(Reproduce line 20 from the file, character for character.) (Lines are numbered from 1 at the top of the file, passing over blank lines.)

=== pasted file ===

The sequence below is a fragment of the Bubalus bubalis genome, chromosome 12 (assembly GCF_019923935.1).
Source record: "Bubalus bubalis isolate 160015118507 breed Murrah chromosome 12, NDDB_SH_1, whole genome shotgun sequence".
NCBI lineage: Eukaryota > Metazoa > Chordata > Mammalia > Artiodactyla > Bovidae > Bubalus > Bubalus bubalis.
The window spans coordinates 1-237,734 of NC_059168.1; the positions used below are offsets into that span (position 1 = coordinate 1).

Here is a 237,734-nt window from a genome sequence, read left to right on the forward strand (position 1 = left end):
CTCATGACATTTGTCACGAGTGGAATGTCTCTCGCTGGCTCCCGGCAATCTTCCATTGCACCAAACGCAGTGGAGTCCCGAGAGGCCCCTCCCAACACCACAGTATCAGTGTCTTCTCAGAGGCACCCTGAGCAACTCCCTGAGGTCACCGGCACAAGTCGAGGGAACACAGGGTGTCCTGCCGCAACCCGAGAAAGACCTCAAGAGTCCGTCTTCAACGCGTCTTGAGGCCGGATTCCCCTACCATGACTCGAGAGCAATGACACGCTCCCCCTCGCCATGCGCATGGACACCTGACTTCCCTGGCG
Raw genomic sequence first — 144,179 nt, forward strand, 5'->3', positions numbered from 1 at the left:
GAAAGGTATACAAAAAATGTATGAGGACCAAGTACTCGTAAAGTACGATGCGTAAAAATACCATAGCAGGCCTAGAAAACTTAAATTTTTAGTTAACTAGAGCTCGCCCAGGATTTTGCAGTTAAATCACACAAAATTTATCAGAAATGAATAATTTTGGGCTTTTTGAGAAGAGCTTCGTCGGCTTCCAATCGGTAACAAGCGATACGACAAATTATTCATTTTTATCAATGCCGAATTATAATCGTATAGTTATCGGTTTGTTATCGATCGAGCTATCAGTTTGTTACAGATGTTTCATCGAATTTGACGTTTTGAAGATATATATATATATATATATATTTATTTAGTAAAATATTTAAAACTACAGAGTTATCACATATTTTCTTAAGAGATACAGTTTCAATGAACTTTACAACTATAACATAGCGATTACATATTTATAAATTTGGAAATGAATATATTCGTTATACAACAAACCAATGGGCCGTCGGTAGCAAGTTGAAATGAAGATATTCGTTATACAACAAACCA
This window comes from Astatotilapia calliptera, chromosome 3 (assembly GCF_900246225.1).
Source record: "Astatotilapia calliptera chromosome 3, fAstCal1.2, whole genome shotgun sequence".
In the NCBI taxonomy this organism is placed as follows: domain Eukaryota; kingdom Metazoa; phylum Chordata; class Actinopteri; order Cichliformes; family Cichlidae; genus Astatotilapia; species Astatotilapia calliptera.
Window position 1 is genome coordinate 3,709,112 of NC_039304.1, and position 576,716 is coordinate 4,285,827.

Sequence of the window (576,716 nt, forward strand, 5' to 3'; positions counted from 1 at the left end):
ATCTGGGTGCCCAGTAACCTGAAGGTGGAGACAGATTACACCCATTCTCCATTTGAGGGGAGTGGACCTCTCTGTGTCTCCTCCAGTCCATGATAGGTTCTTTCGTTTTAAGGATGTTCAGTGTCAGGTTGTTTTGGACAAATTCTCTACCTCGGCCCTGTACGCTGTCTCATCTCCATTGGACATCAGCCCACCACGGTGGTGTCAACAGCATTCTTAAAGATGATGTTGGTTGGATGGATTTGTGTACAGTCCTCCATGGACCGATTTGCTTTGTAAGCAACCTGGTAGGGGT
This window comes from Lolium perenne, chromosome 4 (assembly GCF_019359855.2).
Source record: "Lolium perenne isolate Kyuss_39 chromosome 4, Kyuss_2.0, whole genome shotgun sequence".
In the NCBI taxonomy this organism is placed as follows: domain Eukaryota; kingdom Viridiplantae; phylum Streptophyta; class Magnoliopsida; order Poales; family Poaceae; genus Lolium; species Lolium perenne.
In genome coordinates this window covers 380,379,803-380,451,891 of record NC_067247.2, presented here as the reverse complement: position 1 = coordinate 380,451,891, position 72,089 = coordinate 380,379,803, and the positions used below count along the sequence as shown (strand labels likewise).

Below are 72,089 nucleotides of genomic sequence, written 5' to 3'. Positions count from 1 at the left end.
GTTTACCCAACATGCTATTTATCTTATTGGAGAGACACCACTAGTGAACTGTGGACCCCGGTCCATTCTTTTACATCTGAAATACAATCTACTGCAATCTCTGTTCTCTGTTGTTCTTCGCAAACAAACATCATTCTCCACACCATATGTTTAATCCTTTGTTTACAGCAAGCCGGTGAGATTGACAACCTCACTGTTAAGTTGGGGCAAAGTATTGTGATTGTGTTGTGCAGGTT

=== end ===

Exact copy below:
GTTTACCCAACATGCTATTTATCTTATTGGAGAGACACCACTAGTGAACTGTGGACCCCGGTCCATTCTTTTACATCTGAAATACAATCTACTGCAATCTCTGTTCTCTGTTGTTCTTCGCAAACAAACATCATTCTCCACACCATATGTTTAATCCTTTGTTTACAGCAAGCCGGTGAGATTGACAACCTCACTGTTAAGTTGGGGCAAAGTATTGTGATTGTGTTGTGCAGGTT